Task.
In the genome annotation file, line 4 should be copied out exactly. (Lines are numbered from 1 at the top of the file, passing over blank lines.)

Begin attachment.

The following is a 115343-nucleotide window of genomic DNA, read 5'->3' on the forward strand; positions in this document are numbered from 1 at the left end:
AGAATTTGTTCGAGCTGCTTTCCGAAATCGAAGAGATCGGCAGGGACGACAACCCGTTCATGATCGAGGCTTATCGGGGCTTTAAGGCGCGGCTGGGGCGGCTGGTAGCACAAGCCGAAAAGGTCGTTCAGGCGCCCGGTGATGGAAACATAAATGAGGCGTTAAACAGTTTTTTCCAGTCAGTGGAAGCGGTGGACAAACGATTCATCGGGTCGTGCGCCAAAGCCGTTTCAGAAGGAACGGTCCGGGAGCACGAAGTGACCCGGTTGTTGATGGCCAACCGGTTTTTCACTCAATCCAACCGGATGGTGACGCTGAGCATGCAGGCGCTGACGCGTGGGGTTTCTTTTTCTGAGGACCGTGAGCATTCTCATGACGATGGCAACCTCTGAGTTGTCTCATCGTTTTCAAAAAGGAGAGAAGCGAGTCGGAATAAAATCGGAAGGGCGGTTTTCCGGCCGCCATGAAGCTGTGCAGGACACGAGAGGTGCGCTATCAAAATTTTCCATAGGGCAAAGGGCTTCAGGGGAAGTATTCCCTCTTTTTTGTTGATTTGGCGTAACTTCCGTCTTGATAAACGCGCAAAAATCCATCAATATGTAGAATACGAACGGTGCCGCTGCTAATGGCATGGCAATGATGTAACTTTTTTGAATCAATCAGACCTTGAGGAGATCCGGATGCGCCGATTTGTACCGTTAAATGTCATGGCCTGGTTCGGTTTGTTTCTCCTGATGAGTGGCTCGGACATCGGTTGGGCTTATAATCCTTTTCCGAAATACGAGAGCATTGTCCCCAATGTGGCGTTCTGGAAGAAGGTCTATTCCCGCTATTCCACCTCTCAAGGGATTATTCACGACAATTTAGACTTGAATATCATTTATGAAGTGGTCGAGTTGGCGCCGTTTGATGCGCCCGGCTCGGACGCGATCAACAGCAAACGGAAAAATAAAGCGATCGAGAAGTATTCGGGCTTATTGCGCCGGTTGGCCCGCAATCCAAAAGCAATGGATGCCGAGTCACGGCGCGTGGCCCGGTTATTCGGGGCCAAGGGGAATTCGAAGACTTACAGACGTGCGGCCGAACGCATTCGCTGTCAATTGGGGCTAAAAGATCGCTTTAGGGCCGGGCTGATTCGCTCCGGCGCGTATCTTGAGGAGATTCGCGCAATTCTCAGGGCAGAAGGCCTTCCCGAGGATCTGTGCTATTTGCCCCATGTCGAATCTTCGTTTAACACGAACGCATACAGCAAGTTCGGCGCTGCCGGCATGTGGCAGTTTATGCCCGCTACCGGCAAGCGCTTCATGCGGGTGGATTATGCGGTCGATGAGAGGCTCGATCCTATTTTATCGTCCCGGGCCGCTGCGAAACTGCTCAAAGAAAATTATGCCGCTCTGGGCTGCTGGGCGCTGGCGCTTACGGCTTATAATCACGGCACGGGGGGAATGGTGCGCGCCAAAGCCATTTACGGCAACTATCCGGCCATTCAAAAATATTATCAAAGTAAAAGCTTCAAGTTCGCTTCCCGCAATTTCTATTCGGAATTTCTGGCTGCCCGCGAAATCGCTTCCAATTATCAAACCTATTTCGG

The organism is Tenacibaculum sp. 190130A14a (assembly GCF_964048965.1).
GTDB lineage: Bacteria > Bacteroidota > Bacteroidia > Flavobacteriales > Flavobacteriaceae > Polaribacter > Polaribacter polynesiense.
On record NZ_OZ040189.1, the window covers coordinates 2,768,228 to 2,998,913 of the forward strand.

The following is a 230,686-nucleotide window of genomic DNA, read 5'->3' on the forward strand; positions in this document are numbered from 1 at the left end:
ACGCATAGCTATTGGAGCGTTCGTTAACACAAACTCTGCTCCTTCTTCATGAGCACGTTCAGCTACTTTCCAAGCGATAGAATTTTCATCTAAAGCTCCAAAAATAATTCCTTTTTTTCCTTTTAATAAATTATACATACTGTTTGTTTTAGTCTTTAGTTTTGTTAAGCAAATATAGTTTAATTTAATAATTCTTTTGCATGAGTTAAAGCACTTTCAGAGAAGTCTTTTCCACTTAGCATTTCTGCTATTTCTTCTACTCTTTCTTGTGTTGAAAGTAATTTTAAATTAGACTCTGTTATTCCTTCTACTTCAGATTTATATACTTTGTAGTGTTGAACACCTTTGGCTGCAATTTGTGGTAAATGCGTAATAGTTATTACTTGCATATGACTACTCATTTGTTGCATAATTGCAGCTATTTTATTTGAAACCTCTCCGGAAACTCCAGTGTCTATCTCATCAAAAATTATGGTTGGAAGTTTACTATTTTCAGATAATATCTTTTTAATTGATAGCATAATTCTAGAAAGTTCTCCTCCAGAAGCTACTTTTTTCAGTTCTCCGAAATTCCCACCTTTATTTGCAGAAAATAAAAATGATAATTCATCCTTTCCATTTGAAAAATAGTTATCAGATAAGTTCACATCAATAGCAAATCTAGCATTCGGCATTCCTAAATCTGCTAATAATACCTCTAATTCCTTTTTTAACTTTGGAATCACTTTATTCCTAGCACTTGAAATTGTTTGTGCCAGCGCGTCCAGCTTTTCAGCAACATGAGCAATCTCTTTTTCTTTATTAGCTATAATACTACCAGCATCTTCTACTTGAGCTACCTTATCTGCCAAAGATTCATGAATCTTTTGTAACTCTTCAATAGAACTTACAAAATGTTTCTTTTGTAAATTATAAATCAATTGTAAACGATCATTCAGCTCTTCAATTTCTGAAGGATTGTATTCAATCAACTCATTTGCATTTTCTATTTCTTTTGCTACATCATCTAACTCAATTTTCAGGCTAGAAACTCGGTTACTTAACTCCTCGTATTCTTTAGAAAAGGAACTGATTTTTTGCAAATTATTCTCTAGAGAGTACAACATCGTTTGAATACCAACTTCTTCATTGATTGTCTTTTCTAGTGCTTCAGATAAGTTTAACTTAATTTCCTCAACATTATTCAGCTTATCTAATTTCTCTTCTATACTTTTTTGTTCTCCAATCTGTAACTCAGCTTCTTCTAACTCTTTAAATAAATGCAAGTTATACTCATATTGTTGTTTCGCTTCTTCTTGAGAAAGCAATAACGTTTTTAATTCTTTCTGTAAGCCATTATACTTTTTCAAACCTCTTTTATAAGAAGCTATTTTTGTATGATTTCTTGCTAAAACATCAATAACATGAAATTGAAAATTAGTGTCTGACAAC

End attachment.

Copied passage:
GTDB lineage: Bacteria > Bacteroidota > Bacteroidia > Flavobacteriales > Flavobacteriaceae > Polaribacter > Polaribacter polynesiense.